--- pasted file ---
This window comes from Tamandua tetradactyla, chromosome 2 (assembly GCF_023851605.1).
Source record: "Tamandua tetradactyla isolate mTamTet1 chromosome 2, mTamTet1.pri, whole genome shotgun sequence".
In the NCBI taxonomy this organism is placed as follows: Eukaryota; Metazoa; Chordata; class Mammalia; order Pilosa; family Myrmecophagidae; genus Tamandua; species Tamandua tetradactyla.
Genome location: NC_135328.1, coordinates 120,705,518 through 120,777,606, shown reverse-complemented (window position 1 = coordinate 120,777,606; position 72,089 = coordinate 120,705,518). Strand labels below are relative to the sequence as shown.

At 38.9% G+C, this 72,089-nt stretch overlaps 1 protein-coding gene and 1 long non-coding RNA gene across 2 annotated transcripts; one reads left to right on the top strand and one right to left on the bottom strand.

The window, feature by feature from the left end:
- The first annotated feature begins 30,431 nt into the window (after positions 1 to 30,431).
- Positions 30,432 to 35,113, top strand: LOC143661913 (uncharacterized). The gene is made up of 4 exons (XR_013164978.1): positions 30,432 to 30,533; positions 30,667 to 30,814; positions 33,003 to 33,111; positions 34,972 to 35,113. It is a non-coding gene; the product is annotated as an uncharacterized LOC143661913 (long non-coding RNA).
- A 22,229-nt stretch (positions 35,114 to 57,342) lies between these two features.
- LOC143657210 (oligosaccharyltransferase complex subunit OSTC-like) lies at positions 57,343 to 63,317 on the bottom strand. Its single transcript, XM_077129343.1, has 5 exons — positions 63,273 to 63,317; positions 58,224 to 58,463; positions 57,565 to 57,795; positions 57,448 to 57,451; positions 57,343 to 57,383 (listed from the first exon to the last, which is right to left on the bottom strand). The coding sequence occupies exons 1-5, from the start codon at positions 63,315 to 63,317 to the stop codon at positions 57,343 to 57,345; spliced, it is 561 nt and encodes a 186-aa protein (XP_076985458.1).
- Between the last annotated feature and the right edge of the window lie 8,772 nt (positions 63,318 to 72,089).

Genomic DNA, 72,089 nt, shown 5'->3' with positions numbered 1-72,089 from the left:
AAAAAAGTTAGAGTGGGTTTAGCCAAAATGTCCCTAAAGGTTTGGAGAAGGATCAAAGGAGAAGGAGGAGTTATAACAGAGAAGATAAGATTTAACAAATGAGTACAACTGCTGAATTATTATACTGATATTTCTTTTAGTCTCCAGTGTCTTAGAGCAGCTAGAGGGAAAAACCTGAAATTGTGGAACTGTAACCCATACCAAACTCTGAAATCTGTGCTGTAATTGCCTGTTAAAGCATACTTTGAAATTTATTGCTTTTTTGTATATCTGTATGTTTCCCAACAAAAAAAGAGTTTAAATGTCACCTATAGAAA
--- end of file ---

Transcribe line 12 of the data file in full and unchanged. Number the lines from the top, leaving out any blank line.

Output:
Genomic DNA, 72,089 nt, shown 5'->3' with positions numbered 1-72,089 from the left: